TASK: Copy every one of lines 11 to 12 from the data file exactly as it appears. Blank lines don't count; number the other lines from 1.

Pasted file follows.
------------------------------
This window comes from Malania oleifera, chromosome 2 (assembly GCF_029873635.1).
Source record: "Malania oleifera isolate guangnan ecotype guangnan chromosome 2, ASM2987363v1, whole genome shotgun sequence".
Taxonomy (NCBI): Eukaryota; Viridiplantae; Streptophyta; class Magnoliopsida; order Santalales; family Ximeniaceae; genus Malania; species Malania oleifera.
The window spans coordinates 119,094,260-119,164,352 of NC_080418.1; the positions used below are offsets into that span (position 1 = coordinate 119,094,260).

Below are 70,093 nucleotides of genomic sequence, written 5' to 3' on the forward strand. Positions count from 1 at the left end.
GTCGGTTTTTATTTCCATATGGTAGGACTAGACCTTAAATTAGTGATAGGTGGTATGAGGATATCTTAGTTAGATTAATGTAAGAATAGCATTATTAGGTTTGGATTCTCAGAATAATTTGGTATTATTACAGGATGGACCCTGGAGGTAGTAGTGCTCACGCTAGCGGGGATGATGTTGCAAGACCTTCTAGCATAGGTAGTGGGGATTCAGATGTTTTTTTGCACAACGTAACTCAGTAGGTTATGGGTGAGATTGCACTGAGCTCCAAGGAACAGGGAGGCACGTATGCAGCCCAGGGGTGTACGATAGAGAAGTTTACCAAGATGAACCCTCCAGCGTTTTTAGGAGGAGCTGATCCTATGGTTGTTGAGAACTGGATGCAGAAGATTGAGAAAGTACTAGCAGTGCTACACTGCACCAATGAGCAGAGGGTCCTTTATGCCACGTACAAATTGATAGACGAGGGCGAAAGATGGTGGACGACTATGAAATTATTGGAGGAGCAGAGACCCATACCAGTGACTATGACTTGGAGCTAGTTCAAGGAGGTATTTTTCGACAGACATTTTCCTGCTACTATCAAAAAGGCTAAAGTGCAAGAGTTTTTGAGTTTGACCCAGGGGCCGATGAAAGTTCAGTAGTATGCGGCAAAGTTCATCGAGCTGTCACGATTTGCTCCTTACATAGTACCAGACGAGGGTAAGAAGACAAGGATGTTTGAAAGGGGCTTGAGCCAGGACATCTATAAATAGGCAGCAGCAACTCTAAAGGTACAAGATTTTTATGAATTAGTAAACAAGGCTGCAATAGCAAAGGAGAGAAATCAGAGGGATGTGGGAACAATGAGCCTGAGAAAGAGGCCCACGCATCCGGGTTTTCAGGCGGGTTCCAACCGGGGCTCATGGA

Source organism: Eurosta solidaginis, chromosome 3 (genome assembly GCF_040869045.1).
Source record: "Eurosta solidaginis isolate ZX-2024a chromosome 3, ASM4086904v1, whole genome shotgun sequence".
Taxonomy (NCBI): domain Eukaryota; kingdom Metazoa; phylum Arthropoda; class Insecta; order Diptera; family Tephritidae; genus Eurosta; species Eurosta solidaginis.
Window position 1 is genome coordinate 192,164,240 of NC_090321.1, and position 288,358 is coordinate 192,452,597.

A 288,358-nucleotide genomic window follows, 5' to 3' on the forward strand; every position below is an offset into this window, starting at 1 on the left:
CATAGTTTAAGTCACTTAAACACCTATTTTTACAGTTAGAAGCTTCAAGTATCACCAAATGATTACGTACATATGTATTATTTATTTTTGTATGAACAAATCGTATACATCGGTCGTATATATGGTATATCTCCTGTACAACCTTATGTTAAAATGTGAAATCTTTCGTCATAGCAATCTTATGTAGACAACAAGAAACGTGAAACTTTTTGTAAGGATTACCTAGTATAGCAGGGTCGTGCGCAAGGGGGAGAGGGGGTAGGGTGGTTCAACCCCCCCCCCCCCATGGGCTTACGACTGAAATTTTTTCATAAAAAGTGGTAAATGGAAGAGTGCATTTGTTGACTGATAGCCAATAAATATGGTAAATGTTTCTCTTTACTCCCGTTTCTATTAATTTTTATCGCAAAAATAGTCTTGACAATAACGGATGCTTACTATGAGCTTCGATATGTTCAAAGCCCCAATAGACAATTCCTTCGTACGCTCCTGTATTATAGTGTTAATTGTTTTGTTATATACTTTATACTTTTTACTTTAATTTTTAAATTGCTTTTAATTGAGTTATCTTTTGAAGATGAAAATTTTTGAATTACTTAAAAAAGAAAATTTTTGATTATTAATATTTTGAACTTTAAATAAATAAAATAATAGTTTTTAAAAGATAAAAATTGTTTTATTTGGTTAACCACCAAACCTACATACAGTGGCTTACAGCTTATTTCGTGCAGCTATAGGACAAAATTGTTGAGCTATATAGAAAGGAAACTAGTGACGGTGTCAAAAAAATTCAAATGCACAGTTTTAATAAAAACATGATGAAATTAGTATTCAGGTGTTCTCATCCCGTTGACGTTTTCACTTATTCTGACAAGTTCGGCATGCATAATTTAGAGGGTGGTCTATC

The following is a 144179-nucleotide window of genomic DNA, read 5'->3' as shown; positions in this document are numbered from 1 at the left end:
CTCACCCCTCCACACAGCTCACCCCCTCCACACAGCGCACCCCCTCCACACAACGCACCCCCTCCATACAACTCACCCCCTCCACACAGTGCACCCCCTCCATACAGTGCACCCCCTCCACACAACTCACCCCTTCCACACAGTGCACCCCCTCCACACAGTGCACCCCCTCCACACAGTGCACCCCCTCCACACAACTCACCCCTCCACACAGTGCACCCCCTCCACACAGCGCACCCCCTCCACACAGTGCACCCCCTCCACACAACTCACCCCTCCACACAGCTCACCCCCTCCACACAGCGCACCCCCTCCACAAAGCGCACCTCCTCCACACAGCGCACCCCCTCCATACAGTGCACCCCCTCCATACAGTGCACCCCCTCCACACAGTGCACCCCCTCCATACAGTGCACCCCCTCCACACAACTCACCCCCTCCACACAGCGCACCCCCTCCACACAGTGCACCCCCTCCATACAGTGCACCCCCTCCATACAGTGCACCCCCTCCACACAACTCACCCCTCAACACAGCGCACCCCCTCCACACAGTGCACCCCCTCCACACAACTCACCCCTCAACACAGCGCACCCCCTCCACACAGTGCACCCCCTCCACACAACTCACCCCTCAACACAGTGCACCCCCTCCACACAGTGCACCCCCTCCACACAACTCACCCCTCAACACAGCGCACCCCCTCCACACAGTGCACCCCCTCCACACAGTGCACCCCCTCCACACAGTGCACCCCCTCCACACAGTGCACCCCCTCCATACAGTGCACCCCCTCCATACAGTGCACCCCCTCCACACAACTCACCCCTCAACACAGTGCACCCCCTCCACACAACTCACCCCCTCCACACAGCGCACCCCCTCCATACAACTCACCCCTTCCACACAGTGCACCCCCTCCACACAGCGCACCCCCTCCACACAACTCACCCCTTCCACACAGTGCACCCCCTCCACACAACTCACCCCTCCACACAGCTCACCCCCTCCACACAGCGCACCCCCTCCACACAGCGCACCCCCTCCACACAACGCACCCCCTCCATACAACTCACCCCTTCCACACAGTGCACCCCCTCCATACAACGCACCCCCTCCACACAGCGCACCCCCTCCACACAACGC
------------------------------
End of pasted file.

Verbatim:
A 288,358-nucleotide genomic window follows, 5' to 3' on the forward strand; every position below is an offset into this window, starting at 1 on the left:
CATAGTTTAAGTCACTTAAACACCTATTTTTACAGTTAGAAGCTTCAAGTATCACCAAATGATTACGTACATATGTATTATTTATTTTTGTATGAACAAATCGTATACATCGGTCGTATATATGGTATATCTCCTGTACAACCTTATGTTAAAATGTGAAATCTTTCGTCATAGCAATCTTATGTAGACAACAAGAAACGTGAAACTTTTTGTAAGGATTACCTAGTATAGCAGGGTCGTGCGCAAGGGGGAGAGGGGGTAGGGTGGTTCAACCCCCCCCCCCCCATGGGCTTACGACTGAAATTTTTTCATAAAAAGTGGTAAATGGAAGAGTGCATTTGTTGACTGATAGCCAATAAATATGGTAAATGTTTCTCTTTACTCCCGTTTCTATTAATTTTTATCGCAAAAATAGTCTTGACAATAACGGATGCTTACTATGAGCTTCGATATGTTCAAAGCCCCAATAGACAATTCCTTCGTACGCTCCTGTATTATAGTGTTAATTGTTTTGTTATATACTTTATACTTTTTACTTTAATTTTTAAATTGCTTTTAATTGAGTTATCTTTTGAAGATGAAAATTTTTGAATTACTTAAAAAAGAAAATTTTTGATTATTAATATTTTGAACTTTAAATAAATAAAATAATAGTTTTTAAAAGATAAAAATTGTTTTATTTGGTTAACCACCAAACCTACATACAGTGGCTTACAGCTTATTTCGTGCAGCTATAGGACAAAATTGTTGAGCTATATAGAAAGGAAACTAGTGACGGTGTCAAAAAAATTCAAATGCACAGTTTTAATAAAAACATGATGAAATTAGTATTCAGGTGTTCTCATCCCGTTGACGTTTTCACTTATTCTGACAAGTTCGGCATGCATAATTTAGAGGGTGGTCTATC